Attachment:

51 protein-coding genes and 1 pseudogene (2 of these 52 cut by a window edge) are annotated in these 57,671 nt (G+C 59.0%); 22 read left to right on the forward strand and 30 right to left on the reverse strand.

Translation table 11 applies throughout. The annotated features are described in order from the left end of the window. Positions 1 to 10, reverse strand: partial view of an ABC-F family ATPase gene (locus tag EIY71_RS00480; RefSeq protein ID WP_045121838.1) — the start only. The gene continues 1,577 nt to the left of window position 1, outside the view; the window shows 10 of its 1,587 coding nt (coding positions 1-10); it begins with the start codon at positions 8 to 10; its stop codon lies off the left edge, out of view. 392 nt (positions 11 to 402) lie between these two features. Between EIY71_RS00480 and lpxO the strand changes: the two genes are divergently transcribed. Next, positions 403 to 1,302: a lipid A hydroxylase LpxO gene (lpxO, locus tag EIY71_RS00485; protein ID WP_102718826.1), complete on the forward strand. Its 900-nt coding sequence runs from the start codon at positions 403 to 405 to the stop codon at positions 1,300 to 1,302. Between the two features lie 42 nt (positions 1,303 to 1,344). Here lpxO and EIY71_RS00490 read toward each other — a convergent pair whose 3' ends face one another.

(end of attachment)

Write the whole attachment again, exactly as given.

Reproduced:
51 protein-coding genes and 1 pseudogene (2 of these 52 cut by a window edge) are annotated in these 57,671 nt (G+C 59.0%); 22 read left to right on the forward strand and 30 right to left on the reverse strand.

Translation table 11 applies throughout. The annotated features are described in order from the left end of the window. Positions 1 to 10, reverse strand: partial view of an ABC-F family ATPase gene (locus tag EIY71_RS00480; RefSeq protein ID WP_045121838.1) — the start only. The gene continues 1,577 nt to the left of window position 1, outside the view; the window shows 10 of its 1,587 coding nt (coding positions 1-10); it begins with the start codon at positions 8 to 10; its stop codon lies off the left edge, out of view. 392 nt (positions 11 to 402) lie between these two features. Between EIY71_RS00480 and lpxO the strand changes: the two genes are divergently transcribed. Next, positions 403 to 1,302: a lipid A hydroxylase LpxO gene (lpxO, locus tag EIY71_RS00485; protein ID WP_102718826.1), complete on the forward strand. Its 900-nt coding sequence runs from the start codon at positions 403 to 405 to the stop codon at positions 1,300 to 1,302. Between the two features lie 42 nt (positions 1,303 to 1,344). Here lpxO and EIY71_RS00490 read toward each other — a convergent pair whose 3' ends face one another.